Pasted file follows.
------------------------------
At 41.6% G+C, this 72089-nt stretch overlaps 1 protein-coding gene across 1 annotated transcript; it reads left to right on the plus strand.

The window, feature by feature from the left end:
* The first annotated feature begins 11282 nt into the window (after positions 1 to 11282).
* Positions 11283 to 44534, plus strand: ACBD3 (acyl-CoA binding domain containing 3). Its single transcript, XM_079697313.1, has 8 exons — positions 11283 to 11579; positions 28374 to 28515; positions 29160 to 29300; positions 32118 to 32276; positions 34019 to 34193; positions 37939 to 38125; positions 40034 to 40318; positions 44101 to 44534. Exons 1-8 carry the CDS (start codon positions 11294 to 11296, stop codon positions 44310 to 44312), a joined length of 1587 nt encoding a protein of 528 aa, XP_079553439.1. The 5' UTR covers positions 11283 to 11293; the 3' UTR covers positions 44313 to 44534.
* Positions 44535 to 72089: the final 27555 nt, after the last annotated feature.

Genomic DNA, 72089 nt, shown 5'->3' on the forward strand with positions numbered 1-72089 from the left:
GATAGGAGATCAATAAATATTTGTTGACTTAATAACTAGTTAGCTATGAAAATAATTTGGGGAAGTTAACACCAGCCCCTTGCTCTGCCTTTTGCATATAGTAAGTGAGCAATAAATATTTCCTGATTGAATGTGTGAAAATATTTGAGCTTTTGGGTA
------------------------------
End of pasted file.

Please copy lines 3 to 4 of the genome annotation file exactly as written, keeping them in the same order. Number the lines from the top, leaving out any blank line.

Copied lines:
* The first annotated feature begins 11282 nt into the window (after positions 1 to 11282).
* Positions 11283 to 44534, plus strand: ACBD3 (acyl-CoA binding domain containing 3). Its single transcript, XM_079697313.1, has 8 exons — positions 11283 to 11579; positions 28374 to 28515; positions 29160 to 29300; positions 32118 to 32276; positions 34019 to 34193; positions 37939 to 38125; positions 40034 to 40318; positions 44101 to 44534. Exons 1-8 carry the CDS (start codon positions 11294 to 11296, stop codon positions 44310 to 44312), a joined length of 1587 nt encoding a protein of 528 aa, XP_079553439.1. The 5' UTR covers positions 11283 to 11293; the 3' UTR covers positions 44313 to 44534.